During the awards ceremony on Sunday, I find myself wishing I could stay in this atmosphere. The camaraderie and complete lack of pretension among so many filmmakers and filmgoers goes beyond refreshing. It’s inspiring. The ceremony itself plays more like live comedic theater than the awards shows we see on TV. It’s amazing how many awards can be bestowed in under two hours when you cut out the lame pre-written intros, overlong thank-yous, and useless production numbers. And, while all the award winners deserve all the accolades they receive, the most exciting moment for me comes at the very end. Chris LaMont, one of the festival founders, takes the podium to make a parting statement. “Next year,” he says, “we’re going to ten days, spanning two weekends. We want to beat Sundance at their own game.” Mr. LaMont, Golan Ramras, and everyone else, as long as you continue the way you have this year, you will succeed.

What have we learned from this experience? Well, let’s see. (1) Plan for delays and technical glitches. Give yourself about an hour between screenings if you want to have a decent chance of seeing everything you want. (2) Bring recording devices. A camera, tape recorder, whatever. Too often, I found myself wishing I could keep the comment/image I just witnessed. (3) Wear comfortable shoes. (4) Let filmmakers know you’re from Film Threat. Almost all these folks are familiar with the publication, and they’ll seek you out once they know whom you write for. (5) Get plenty of cash ahead of time. ATM fees are a bitch.

The 2005 Phoenix Film Festival Awards


Art Institute of Phoenix Award — Penguin’s Club

ICademy Digital Film Best Education Short — Little Billy Learns about Seeds and Plants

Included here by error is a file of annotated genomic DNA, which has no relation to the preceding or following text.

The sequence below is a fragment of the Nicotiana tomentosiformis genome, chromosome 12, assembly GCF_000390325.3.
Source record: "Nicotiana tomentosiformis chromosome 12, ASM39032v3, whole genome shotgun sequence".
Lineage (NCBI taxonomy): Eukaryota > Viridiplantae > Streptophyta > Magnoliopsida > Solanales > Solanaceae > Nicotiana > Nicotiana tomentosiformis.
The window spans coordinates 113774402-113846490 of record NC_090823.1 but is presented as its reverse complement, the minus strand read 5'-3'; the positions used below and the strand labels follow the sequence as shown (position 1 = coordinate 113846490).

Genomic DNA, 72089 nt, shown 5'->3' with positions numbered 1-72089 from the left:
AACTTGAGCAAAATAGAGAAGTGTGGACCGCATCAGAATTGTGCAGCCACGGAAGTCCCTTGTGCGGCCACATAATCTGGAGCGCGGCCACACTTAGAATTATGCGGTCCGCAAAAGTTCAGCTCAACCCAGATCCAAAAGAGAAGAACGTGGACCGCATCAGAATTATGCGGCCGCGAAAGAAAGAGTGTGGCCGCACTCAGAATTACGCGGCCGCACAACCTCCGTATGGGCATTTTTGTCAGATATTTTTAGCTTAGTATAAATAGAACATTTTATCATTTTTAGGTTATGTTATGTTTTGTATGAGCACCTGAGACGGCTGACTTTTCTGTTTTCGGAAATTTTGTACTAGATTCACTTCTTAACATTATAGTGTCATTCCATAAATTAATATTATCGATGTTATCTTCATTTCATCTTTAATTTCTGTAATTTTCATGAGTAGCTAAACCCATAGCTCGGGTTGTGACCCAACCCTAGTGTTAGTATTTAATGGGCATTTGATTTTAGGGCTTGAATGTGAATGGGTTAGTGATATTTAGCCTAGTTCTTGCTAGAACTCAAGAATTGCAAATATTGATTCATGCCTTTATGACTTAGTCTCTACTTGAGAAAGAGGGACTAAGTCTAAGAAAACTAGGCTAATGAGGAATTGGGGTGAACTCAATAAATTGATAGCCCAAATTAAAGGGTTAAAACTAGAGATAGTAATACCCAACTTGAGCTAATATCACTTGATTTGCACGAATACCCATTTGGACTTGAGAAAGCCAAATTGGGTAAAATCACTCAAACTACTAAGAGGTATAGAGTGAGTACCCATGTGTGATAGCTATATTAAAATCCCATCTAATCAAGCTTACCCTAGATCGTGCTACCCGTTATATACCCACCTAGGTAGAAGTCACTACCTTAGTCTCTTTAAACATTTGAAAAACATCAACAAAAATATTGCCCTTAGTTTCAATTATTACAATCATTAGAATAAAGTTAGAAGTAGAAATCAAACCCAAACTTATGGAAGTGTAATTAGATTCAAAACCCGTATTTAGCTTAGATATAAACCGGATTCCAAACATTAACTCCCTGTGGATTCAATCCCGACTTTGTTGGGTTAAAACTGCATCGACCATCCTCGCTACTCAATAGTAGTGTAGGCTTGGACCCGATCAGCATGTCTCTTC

Best Grade School/High School Short — Baggage Claim

Best College Short — Natural Selection

Best Sci-Fi/Horror Short — Thanatos Road

Best Arizona Short — My Neighbor the Chicken

Best Animated Short — Red Planet Blues

Best Live Action Short — The Act


Arizona Screenplay Challenge: Outside Arizona — George Ferris

Arizona Screenplay Challenge: Inside Arizona — Kathleen McCarthy

Best Arizona Filmmaker — Brian Ronalds & Dean Ronalds

Board of Directors Award — Ted Anderson

Best Documentary — Champion


Best World Cinema Short Film — Superheroes

Audience Award for World Cinema — King of Thieves

World Cinema Best Picture — Far Side of the Moon

(Showcase Features were invited to the festival. All the other awards were bestowed upon films submitted to the festival.)

Best Performance — Kyra Sedgwick

Best Director — Kevin Bacon

Best Picture — Happy Endings


Best Breakthrough Performance — Eion Bailey, “Sexual Life”

Special Achievement in Music — Novem


Best Ensemble Acting — A Relative Thing

Best Screenplay — Checking out

Best Director — Ken Kwapis, Sexual Life

Independent Film Channel Audience Award — Novem

Best Picture — Checking Out